Interning at Crybaby Media was an eye-opening experience that taught me a lot about the reality television industry and important lessons about conducting business. I learned about the relationships between production companies, networks and development agencies, like Crybaby Media. Before working at Crybaby Media I had never heard the term sizzle tape and I did not know how long and arduous it is to sell a show. Hearing Danny’s conversations with talent, lawyers, production companies and networks made me realize the complexity involved in creating a show. I learned that the process is sometimes a slow one that has many setbacks and challenges. For instance, Danny and Bryan had partnered with a production company and created a sizzle tape for a show about men who scoop dog poop for a living, and after many months of negotiation, the network passed on the show.
Aside from logistical lessons, I learned about conducting business. I learned to trust my instincts when it comes to interviewing people and to be confident in my abilities. I also learned the value of casting a wide net when researching. Whenever I ended an email or phone call I asked whoever I was talking to if they knew anyone else who fit the profile I was looking for or might be good for reality TV. This method of casting a wide net led me down some interesting paths, and I discovered a lot of interesting talent that may not have fit our initial description, but was better than what we could have dreamed up. This approach of casting a wide net comes from Danny’s philosophy of “taking every meeting.” Each day was packed with meetings, and some proved to be nothing more than encounters we laughed about and shook our heads at, and some turned out to be great networking opportunities.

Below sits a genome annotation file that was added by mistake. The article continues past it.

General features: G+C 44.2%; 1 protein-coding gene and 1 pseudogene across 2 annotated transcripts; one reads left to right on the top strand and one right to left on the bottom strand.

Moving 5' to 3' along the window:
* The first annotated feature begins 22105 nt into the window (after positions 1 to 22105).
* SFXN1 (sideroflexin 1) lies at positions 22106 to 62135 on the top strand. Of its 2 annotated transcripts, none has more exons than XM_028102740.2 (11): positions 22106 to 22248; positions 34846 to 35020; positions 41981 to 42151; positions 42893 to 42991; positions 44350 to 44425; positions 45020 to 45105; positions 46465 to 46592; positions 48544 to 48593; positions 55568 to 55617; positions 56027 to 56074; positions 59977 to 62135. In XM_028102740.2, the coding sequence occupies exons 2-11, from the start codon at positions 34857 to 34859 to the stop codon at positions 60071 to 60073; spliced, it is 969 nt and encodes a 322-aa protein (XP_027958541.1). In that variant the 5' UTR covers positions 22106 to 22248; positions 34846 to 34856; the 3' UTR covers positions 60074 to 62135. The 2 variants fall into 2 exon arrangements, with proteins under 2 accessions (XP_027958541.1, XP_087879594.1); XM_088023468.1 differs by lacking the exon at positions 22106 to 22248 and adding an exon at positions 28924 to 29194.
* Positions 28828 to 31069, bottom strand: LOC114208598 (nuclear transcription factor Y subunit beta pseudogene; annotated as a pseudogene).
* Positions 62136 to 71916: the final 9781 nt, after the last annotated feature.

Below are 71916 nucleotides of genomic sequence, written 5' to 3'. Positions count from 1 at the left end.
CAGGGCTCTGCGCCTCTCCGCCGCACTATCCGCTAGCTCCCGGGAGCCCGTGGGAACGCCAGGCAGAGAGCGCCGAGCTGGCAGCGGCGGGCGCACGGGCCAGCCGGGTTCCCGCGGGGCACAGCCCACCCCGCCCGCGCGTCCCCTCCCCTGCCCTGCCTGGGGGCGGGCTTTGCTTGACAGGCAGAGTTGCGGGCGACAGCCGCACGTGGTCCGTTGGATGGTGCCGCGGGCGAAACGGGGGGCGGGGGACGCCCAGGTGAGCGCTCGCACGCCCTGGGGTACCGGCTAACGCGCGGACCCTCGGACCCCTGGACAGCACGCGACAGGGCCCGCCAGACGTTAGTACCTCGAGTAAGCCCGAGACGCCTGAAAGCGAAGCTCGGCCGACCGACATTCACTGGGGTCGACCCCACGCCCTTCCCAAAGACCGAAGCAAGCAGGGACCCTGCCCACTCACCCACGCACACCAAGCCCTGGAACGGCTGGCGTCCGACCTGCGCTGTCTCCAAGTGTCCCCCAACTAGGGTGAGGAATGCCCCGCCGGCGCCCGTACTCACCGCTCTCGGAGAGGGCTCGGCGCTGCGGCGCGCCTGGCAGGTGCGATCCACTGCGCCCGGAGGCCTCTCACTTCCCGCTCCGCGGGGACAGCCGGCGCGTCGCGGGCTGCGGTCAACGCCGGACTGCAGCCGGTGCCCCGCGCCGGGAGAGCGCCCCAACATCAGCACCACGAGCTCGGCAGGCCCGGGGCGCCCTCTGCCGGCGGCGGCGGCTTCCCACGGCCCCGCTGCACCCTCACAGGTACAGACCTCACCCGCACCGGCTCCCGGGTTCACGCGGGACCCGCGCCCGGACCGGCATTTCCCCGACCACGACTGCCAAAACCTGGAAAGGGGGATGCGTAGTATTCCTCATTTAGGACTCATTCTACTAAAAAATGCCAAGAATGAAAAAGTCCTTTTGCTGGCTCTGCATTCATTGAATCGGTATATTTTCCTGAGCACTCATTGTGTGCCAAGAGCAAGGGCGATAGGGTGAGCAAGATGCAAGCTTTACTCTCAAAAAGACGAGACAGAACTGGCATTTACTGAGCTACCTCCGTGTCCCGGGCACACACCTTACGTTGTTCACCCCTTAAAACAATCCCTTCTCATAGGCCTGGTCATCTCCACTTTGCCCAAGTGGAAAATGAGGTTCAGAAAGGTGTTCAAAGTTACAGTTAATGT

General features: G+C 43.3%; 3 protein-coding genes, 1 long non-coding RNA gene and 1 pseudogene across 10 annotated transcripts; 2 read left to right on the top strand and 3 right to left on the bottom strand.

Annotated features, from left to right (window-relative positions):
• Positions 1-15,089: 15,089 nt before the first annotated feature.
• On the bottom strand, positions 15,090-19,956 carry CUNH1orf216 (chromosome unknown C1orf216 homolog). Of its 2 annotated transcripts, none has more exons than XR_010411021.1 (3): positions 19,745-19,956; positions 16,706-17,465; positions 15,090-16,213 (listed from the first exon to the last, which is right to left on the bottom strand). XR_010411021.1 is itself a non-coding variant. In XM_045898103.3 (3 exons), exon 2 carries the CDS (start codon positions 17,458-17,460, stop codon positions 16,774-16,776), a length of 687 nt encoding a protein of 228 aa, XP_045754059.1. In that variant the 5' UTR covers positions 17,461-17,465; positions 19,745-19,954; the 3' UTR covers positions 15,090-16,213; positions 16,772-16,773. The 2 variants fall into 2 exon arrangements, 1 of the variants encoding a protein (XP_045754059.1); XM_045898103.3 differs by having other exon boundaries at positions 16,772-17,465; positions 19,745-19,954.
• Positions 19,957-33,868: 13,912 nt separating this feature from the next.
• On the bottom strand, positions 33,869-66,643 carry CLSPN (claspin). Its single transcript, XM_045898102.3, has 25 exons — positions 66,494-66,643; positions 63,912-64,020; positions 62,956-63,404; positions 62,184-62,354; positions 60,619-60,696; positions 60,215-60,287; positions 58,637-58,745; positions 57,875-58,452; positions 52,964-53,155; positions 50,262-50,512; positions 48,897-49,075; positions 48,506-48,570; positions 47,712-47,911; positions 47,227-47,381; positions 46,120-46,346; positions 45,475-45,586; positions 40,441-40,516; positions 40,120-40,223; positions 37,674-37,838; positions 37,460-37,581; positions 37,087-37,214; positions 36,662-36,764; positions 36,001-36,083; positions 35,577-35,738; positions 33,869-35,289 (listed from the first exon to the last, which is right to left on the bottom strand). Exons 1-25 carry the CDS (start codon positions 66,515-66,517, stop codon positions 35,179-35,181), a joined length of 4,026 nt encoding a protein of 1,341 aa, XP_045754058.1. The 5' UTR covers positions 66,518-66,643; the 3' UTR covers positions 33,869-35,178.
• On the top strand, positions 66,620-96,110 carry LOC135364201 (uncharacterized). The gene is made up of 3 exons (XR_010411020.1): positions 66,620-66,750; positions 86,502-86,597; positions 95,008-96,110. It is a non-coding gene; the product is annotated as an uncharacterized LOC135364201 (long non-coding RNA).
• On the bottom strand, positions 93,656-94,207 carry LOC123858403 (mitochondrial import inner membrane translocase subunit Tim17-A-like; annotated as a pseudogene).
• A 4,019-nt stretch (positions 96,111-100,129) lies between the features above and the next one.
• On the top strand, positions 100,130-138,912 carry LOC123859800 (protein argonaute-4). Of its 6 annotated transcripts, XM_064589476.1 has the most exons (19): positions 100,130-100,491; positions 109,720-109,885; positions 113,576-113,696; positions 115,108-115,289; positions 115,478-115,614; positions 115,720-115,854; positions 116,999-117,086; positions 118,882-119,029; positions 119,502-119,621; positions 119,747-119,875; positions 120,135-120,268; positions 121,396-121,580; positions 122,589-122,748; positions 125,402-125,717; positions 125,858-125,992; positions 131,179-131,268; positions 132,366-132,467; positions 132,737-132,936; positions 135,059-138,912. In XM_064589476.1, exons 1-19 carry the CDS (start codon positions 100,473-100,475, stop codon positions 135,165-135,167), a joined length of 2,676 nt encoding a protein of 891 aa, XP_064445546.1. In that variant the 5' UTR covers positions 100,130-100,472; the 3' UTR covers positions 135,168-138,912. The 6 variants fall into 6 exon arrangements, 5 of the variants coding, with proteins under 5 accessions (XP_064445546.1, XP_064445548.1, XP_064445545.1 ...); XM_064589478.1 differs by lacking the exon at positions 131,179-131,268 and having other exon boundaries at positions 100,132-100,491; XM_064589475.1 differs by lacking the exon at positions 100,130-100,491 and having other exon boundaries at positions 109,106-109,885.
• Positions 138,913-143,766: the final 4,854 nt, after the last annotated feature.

Another lesson I learned was to have good follow-up skills. Scheduling meetings to fit around people’s hectic lives was difficult, and in order to make these phone calls and Skypes actually happen, I had to be organized and have good follow-up skills. A final lesson I learned was that while it is important to be diligent and focused, it is also important to have fun. Reality television is an exciting industry and I now see that many of the people in this industry not only cast big characters but are big characters themselves. There may be more serious firms out there, but I appreciate Danny’s fun and candid approach in building strong relationships with talent and other workers in the industry.
All in all, the internship was an incredible experience and I would highly recommend it for a JHU student who is interested in working in television. Danny and Bryan are helpful and kind and Danny has extensive connections within the industry and says he is always happy to help students break into the industry. The internship is rather unstructured, so a student should expect to do a lot of independent work, and for the student to get the most out of the experience he/she should have initiative. Each day presented a new task, and I loved the unpredictable nature of the job. I enjoyed the freedom and trust that Danny gave me and his periodic feedback about my job performance was extremely helpful.
If you have or know of an internship you would like to have posted, please email Megan Ihnen.